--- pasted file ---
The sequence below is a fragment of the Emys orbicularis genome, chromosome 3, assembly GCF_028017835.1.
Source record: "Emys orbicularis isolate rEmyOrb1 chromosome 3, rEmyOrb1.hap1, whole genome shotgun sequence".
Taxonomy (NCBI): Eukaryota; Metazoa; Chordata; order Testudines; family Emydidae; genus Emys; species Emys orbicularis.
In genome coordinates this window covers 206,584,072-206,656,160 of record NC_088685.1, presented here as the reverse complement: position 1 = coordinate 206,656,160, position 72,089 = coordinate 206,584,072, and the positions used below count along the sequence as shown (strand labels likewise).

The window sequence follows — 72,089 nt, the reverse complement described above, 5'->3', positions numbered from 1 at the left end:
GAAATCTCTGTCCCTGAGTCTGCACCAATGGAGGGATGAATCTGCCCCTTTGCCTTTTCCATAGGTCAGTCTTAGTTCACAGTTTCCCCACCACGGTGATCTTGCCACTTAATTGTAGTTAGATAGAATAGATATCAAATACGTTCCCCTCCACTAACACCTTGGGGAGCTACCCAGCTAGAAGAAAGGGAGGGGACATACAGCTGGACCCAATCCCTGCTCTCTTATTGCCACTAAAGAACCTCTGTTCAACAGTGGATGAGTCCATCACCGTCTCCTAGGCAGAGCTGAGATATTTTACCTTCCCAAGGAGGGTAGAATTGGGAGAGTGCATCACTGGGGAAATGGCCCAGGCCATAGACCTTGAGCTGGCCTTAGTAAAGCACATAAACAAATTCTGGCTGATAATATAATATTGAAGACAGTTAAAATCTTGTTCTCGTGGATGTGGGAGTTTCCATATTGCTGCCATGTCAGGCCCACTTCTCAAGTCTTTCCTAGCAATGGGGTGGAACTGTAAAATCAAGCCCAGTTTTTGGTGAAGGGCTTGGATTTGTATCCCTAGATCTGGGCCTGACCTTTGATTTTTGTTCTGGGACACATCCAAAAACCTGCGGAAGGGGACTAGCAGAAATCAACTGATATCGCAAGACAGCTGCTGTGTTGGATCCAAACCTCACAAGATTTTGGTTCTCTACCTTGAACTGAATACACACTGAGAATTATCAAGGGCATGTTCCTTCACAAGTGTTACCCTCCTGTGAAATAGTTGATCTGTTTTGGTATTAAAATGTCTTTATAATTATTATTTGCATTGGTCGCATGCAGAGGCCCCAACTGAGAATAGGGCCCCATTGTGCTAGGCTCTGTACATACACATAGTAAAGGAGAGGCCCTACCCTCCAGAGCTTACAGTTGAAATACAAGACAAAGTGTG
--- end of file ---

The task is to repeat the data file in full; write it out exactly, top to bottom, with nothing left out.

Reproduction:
The sequence below is a fragment of the Emys orbicularis genome, chromosome 3, assembly GCF_028017835.1.
Source record: "Emys orbicularis isolate rEmyOrb1 chromosome 3, rEmyOrb1.hap1, whole genome shotgun sequence".
Taxonomy (NCBI): Eukaryota; Metazoa; Chordata; order Testudines; family Emydidae; genus Emys; species Emys orbicularis.
In genome coordinates this window covers 206,584,072-206,656,160 of record NC_088685.1, presented here as the reverse complement: position 1 = coordinate 206,656,160, position 72,089 = coordinate 206,584,072, and the positions used below count along the sequence as shown (strand labels likewise).

The window sequence follows — 72,089 nt, the reverse complement described above, 5'->3', positions numbered from 1 at the left end:
GAAATCTCTGTCCCTGAGTCTGCACCAATGGAGGGATGAATCTGCCCCTTTGCCTTTTCCATAGGTCAGTCTTAGTTCACAGTTTCCCCACCACGGTGATCTTGCCACTTAATTGTAGTTAGATAGAATAGATATCAAATACGTTCCCCTCCACTAACACCTTGGGGAGCTACCCAGCTAGAAGAAAGGGAGGGGACATACAGCTGGACCCAATCCCTGCTCTCTTATTGCCACTAAAGAACCTCTGTTCAACAGTGGATGAGTCCATCACCGTCTCCTAGGCAGAGCTGAGATATTTTACCTTCCCAAGGAGGGTAGAATTGGGAGAGTGCATCACTGGGGAAATGGCCCAGGCCATAGACCTTGAGCTGGCCTTAGTAAAGCACATAAACAAATTCTGGCTGATAATATAATATTGAAGACAGTTAAAATCTTGTTCTCGTGGATGTGGGAGTTTCCATATTGCTGCCATGTCAGGCCCACTTCTCAAGTCTTTCCTAGCAATGGGGTGGAACTGTAAAATCAAGCCCAGTTTTTGGTGAAGGGCTTGGATTTGTATCCCTAGATCTGGGCCTGACCTTTGATTTTTGTTCTGGGACACATCCAAAAACCTGCGGAAGGGGACTAGCAGAAATCAACTGATATCGCAAGACAGCTGCTGTGTTGGATCCAAACCTCACAAGATTTTGGTTCTCTACCTTGAACTGAATACACACTGAGAATTATCAAGGGCATGTTCCTTCACAAGTGTTACCCTCCTGTGAAATAGTTGATCTGTTTTGGTATTAAAATGTCTTTATAATTATTATTTGCATTGGTCGCATGCAGAGGCCCCAACTGAGAATAGGGCCCCATTGTGCTAGGCTCTGTACATACACATAGTAAAGGAGAGGCCCTACCCTCCAGAGCTTACAGTTGAAATACAAGACAAAGTGTG